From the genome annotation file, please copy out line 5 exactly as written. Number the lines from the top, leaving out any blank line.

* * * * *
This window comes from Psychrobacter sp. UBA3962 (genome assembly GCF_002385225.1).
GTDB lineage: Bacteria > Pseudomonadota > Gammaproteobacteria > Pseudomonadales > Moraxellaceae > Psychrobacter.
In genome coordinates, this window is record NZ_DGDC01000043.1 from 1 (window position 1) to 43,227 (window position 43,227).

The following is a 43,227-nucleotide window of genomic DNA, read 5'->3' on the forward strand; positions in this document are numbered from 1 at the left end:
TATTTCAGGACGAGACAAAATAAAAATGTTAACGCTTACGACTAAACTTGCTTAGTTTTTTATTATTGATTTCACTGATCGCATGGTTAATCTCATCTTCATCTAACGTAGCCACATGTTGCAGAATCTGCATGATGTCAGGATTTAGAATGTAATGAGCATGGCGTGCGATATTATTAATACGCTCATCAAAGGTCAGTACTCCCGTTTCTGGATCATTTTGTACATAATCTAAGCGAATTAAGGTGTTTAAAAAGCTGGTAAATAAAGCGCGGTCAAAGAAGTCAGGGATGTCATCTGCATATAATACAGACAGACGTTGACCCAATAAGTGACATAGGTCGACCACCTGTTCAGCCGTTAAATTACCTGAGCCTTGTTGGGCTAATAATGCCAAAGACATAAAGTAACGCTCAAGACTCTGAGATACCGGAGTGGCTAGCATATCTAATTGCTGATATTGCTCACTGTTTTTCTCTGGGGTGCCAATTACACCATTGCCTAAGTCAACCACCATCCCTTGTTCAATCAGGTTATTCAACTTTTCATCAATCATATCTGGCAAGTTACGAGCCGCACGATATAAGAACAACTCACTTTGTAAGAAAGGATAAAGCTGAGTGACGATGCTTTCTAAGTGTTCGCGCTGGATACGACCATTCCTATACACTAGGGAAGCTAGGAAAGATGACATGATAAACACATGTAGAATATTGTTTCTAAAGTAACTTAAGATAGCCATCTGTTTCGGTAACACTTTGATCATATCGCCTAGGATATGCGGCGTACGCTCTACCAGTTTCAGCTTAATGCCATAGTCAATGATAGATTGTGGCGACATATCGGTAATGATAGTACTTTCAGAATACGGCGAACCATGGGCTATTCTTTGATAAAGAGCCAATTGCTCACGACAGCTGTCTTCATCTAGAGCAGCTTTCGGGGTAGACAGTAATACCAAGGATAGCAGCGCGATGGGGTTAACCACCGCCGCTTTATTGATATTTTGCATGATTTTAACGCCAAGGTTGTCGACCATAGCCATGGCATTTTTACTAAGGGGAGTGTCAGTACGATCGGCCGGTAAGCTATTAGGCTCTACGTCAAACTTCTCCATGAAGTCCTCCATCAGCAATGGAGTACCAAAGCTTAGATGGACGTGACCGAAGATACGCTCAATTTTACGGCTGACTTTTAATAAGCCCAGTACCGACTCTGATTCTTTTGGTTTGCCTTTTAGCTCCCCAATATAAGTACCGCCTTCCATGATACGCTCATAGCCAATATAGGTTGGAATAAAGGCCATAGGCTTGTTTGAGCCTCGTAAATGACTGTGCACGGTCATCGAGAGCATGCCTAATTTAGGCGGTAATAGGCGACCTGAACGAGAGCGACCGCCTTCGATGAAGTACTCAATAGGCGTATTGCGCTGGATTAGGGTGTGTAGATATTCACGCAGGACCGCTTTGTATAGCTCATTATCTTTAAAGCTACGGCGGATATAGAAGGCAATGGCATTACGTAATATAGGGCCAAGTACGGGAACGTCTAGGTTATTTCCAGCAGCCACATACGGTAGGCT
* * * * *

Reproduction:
TATTTCAGGACGAGACAAAATAAAAATGTTAACGCTTACGACTAAACTTGCTTAGTTTTTTATTATTGATTTCACTGATCGCATGGTTAATCTCATCTTCATCTAACGTAGCCACATGTTGCAGAATCTGCATGATGTCAGGATTTAGAATGTAATGAGCATGGCGTGCGATATTATTAATACGCTCATCAAAGGTCAGTACTCCCGTTTCTGGATCATTTTGTACATAATCTAAGCGAATTAAGGTGTTTAAAAAGCTGGTAAATAAAGCGCGGTCAAAGAAGTCAGGGATGTCATCTGCATATAATACAGACAGACGTTGACCCAATAAGTGACATAGGTCGACCACCTGTTCAGCCGTTAAATTACCTGAGCCTTGTTGGGCTAATAATGCCAAAGACATAAAGTAACGCTCAAGACTCTGAGATACCGGAGTGGCTAGCATATCTAATTGCTGATATTGCTCACTGTTTTTCTCTGGGGTGCCAATTACACCATTGCCTAAGTCAACCACCATCCCTTGTTCAATCAGGTTATTCAACTTTTCATCAATCATATCTGGCAAGTTACGAGCCGCACGATATAAGAACAACTCACTTTGTAAGAAAGGATAAAGCTGAGTGACGATGCTTTCTAAGTGTTCGCGCTGGATACGACCATTCCTATACACTAGGGAAGCTAGGAAAGATGACATGATAAACACATGTAGAATATTGTTTCTAAAGTAACTTAAGATAGCCATCTGTTTCGGTAACACTTTGATCATATCGCCTAGGATATGCGGCGTACGCTCTACCAGTTTCAGCTTAATGCCATAGTCAATGATAGATTGTGGCGACATATCGGTAATGATAGTACTTTCAGAATACGGCGAACCATGGGCTATTCTTTGATAAAGAGCCAATTGCTCACGACAGCTGTCTTCATCTAGAGCAGCTTTCGGGGTAGACAGTAATACCAAGGATAGCAGCGCGATGGGGTTAACCACCGCCGCTTTATTGATATTTTGCATGATTTTAACGCCAAGGTTGTCGACCATAGCCATGGCATTTTTACTAAGGGGAGTGTCAGTACGATCGGCCGGTAAGCTATTAGGCTCTACGTCAAACTTCTCCATGAAGTCCTCCATCAGCAATGGAGTACCAAAGCTTAGATGGACGTGACCGAAGATACGCTCAATTTTACGGCTGACTTTTAATAAGCCCAGTACCGACTCTGATTCTTTTGGTTTGCCTTTTAGCTCCCCAATATAAGTACCGCCTTCCATGATACGCTCATAGCCAATATAGGTTGGAATAAAGGCCATAGGCTTGTTTGAGCCTCGTAAATGACTGTGCACGGTCATCGAGAGCATGCCTAATTTAGGCGGTAATAGGCGACCTGAACGAGAGCGACCGCCTTCGATGAAGTACTCAATAGGCGTATTGCGCTGGATTAGGGTGTGTAGATATTCACGCAGGACCGCTTTGTATAGCTCATTATCTTTAAAGCTACGGCGGATATAGAAGGCAATGGCATTACGTAATATAGGGCCAAGTACGGGAACGTCTAGGTTATTTCCAGCAGCCACATACGGTAGGCT